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Measles – Symptoms, Treatments and Causes


A respiratory tract viral infection commonly found in children. Extremely rare (Fewer than 1,000 cases per year in US) Transmitted through saliva Usually preventable by vaccine Diagnosis doesn’t require lab test or imaging Can often be self-treated Can last several days or weeks It is a contagious viral infection and can spread through the contact of virus infected saliva or mucus which is released by the patient when sneezing or coughing. It takes about 10-15 days to show up symptoms like cough, fever, red eyes, sneezing. No treatment is needed for measles as it resolves on its own. Medication is prescribed to ease the symptoms. Symptoms: Fever, A run- down or lethargic feeling, Cough, Red eyes (conjunctivitis), Runny nose, Loss of appetite, Dry hacking cough, Conjunctivitis, or swollen lids and inflamed eyes, Watery eyes, Photophobia, or sensitivity to light, Sneezing, Areddish- brown rash, Generalized body aches. Treatments: There is no medication to treat measles and usually the infection would lessen in two – three weeks. If the affected person is a child who is likely to be deficient in vitamin A the world health organization recommends vitamin A supplementation. Vaccination is highly effective at interrupting transmission and preventing outbreaks, but personal immunity is incomplete requiring a high level of vaccine uptake in a population. Medication Analgesics: Relieve fever and muscle aches.Acetaminophen Antibiotics: In case of any Bacterial infections antibiotics are recommended. Penicillin · Streptomycin Vitamin supplements: Used To lessen the severity of measles.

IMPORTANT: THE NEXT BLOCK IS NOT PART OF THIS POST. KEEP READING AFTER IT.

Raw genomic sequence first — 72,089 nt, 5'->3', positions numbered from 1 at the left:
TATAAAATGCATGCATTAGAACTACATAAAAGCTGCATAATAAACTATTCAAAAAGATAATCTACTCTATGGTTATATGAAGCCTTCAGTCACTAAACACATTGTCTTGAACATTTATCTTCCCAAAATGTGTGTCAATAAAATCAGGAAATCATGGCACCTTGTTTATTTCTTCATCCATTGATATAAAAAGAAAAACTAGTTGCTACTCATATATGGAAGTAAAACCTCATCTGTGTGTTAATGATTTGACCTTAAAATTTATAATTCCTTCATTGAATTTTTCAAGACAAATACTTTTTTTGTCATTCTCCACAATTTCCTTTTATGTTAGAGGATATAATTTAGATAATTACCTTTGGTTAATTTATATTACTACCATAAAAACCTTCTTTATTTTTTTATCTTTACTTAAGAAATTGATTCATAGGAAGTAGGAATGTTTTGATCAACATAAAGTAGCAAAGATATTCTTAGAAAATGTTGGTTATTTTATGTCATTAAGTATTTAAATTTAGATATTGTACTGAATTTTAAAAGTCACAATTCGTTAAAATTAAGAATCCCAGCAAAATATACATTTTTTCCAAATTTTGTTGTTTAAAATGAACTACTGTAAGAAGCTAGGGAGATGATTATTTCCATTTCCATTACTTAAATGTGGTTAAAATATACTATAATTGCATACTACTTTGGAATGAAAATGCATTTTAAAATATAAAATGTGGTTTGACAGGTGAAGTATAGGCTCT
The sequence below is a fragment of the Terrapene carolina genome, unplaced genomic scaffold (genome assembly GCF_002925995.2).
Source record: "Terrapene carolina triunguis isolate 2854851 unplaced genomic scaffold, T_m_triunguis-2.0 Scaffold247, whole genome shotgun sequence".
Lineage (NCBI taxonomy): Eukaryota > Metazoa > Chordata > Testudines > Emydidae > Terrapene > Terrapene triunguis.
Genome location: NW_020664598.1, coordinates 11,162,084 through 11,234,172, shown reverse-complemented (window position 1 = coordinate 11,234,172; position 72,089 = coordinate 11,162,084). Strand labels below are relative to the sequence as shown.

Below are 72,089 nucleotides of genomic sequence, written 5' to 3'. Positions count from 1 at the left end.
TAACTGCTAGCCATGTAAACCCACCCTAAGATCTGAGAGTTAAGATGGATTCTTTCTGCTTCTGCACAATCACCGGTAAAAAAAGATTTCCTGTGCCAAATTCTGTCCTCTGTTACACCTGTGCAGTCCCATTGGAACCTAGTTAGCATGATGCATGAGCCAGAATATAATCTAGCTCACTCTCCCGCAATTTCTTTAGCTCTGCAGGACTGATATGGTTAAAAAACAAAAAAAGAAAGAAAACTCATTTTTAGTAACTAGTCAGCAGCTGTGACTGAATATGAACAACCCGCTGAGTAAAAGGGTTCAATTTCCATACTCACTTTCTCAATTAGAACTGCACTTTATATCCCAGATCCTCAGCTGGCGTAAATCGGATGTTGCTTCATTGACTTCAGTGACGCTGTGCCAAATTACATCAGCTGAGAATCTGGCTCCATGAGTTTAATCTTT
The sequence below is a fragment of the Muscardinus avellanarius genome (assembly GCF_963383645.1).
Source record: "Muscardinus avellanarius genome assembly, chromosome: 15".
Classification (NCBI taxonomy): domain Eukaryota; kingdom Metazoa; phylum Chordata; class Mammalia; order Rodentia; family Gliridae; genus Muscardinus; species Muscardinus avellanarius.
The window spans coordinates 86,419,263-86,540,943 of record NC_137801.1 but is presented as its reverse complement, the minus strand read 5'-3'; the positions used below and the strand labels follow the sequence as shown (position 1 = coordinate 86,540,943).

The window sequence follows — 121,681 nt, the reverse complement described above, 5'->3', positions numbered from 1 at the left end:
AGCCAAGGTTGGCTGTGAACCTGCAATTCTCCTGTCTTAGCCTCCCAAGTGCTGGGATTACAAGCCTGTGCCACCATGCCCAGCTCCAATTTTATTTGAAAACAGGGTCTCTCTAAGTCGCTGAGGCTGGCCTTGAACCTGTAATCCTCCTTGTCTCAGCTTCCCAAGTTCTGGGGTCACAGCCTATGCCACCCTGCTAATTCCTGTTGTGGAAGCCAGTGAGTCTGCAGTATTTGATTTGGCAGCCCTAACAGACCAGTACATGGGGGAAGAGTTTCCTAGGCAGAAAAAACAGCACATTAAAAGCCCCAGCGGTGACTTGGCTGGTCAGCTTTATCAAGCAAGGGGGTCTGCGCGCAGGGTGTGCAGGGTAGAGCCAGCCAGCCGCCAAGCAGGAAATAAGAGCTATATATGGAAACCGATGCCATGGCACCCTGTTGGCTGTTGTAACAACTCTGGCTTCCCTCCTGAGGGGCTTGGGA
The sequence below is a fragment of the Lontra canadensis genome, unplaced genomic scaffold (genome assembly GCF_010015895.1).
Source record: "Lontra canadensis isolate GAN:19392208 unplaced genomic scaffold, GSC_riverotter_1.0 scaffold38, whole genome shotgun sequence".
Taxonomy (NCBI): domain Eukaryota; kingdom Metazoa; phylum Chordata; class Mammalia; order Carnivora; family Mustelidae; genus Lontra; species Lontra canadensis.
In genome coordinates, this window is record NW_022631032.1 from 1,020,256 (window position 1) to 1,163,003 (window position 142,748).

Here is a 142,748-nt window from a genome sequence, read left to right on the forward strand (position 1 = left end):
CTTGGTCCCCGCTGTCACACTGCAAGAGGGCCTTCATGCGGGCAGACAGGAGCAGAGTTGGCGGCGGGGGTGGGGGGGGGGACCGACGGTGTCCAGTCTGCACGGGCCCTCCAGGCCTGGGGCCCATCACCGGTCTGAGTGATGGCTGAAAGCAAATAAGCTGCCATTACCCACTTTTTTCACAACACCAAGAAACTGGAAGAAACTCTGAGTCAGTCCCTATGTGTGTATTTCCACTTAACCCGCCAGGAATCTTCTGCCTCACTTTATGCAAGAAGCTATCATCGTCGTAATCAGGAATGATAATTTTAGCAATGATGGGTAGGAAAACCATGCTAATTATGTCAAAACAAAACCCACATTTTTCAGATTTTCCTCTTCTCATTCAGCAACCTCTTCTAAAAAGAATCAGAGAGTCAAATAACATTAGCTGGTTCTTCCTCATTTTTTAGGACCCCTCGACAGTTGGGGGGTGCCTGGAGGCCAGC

Vitamin A Self care Rest. Increase the intake of fluids (six to eight glasses of water a day). Use humidifier to ease a cough and sore throat. Causes: It is caused by the virus Rubeola, The virus lives in the nose or throat of an infected person and can remain active on the surfaces as well. The disease is contagious and the virus spreads through the mucus or saliva when the patient sneezes or coughs. Consult a medical professional for advice. Data from: Focus Medica. Read stories like this and more in your latest edition of The Ennis News. Be informed, subscribe today!

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Posted by on Feb 9 2019. Filed under Health & Fitness. You can follow any responses to this entry through the RSS 2.0. You can leave a response or trackback to this entry

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